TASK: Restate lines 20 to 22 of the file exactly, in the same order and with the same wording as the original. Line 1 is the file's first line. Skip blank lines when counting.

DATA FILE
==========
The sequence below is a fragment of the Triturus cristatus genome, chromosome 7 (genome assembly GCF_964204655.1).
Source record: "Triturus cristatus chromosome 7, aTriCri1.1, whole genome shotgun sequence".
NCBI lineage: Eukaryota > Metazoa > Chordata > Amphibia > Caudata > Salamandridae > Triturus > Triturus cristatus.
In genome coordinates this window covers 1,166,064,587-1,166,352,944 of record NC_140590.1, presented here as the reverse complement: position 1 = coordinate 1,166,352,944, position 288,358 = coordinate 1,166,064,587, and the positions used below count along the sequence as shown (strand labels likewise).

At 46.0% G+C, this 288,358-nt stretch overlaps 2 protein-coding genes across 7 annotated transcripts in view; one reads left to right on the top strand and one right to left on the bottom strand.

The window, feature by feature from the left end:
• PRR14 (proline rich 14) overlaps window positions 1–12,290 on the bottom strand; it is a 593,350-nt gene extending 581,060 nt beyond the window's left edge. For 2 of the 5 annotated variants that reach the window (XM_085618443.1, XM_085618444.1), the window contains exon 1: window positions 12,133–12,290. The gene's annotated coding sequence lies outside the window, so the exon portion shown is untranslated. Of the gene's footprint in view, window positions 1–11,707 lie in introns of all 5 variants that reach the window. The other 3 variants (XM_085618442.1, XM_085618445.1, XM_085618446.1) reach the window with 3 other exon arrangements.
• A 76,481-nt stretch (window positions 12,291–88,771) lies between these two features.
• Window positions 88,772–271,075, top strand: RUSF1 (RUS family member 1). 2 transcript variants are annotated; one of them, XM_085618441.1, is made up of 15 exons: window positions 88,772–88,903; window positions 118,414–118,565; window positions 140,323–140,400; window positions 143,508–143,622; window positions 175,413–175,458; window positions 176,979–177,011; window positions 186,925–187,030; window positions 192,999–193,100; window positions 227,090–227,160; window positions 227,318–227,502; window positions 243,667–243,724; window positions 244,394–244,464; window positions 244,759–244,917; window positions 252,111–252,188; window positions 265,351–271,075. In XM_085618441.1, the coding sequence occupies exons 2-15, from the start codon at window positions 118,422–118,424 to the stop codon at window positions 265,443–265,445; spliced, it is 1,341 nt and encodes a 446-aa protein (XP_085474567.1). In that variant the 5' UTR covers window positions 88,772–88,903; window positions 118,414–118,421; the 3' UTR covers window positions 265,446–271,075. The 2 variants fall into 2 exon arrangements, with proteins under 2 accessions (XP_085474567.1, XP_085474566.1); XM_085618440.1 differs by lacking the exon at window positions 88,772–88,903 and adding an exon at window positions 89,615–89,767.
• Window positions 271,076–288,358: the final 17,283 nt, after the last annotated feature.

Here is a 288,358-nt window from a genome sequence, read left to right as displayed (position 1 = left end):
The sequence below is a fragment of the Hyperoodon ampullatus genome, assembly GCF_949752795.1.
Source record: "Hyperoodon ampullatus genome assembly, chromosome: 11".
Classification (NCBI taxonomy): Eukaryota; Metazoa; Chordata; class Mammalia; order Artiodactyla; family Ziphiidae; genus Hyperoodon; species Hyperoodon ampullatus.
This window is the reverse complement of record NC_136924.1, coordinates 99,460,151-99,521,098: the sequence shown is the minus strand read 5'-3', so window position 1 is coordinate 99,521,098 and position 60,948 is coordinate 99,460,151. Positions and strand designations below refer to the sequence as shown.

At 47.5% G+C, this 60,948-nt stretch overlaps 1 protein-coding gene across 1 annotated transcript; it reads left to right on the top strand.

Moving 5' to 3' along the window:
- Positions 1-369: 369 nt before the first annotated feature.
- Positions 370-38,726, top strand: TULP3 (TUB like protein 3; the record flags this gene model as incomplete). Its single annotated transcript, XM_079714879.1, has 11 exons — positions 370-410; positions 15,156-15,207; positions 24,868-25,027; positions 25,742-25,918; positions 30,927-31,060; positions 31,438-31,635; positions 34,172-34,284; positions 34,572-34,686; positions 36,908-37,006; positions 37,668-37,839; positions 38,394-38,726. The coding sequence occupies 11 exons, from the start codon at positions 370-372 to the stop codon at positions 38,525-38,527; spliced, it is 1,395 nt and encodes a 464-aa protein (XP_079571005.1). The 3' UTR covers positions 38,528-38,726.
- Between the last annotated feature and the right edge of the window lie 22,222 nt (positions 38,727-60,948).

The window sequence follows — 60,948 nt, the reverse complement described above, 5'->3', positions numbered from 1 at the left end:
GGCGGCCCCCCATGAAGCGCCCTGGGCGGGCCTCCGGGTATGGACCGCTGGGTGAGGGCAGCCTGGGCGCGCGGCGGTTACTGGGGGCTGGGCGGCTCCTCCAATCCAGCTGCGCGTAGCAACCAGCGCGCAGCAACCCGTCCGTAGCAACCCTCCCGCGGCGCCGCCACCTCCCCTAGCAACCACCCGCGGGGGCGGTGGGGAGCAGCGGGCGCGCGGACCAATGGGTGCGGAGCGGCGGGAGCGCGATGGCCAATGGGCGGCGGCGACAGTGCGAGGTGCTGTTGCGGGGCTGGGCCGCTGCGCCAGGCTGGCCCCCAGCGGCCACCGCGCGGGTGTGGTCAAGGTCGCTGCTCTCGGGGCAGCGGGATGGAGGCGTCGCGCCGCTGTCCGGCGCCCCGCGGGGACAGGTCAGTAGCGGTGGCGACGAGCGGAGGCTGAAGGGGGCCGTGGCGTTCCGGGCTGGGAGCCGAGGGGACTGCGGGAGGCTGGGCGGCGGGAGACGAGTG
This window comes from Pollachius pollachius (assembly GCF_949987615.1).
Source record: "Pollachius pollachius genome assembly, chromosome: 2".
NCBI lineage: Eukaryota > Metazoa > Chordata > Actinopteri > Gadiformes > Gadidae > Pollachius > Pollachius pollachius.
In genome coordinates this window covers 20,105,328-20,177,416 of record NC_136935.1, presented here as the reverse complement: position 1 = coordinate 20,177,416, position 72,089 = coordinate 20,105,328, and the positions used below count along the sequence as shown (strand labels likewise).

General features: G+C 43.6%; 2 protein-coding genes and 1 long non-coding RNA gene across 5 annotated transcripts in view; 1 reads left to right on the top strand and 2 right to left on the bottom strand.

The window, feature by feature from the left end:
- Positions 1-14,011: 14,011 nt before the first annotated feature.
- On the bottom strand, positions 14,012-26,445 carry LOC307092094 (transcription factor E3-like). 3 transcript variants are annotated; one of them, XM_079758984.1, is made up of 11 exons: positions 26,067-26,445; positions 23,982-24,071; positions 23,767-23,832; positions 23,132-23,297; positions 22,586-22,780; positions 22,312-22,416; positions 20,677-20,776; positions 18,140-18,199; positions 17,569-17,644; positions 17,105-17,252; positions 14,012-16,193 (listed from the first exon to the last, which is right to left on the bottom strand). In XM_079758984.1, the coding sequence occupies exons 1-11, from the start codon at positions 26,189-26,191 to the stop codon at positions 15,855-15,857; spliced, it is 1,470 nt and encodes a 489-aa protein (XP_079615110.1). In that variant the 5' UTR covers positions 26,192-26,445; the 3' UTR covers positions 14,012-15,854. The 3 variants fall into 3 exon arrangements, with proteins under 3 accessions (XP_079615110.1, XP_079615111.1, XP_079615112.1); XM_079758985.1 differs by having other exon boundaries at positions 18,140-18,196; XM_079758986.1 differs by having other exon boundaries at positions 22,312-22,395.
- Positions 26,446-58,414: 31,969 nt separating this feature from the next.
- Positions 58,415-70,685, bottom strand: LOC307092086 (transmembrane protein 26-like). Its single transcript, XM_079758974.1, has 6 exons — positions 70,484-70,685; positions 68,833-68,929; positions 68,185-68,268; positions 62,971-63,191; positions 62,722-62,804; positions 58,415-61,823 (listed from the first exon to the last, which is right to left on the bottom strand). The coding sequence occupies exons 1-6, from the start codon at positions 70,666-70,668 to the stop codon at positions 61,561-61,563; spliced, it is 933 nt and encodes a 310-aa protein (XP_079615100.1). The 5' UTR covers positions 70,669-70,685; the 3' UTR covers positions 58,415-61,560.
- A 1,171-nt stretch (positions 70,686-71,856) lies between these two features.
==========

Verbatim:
- Between the last annotated feature and the right edge of the window lie 22,222 nt (positions 38,727-60,948).

The window sequence follows — 60,948 nt, the reverse complement described above, 5'->3', positions numbered from 1 at the left end:
GGCGGCCCCCCATGAAGCGCCCTGGGCGGGCCTCCGGGTATGGACCGCTGGGTGAGGGCAGCCTGGGCGCGCGGCGGTTACTGGGGGCTGGGCGGCTCCTCCAATCCAGCTGCGCGTAGCAACCAGCGCGCAGCAACCCGTCCGTAGCAACCCTCCCGCGGCGCCGCCACCTCCCCTAGCAACCACCCGCGGGGGCGGTGGGGAGCAGCGGGCGCGCGGACCAATGGGTGCGGAGCGGCGGGAGCGCGATGGCCAATGGGCGGCGGCGACAGTGCGAGGTGCTGTTGCGGGGCTGGGCCGCTGCGCCAGGCTGGCCCCCAGCGGCCACCGCGCGGGTGTGGTCAAGGTCGCTGCTCTCGGGGCAGCGGGATGGAGGCGTCGCGCCGCTGTCCGGCGCCCCGCGGGGACAGGTCAGTAGCGGTGGCGACGAGCGGAGGCTGAAGGGGGCCGTGGCGTTCCGGGCTGGGAGCCGAGGGGACTGCGGGAGGCTGGGCGGCGGGAGACGAGTG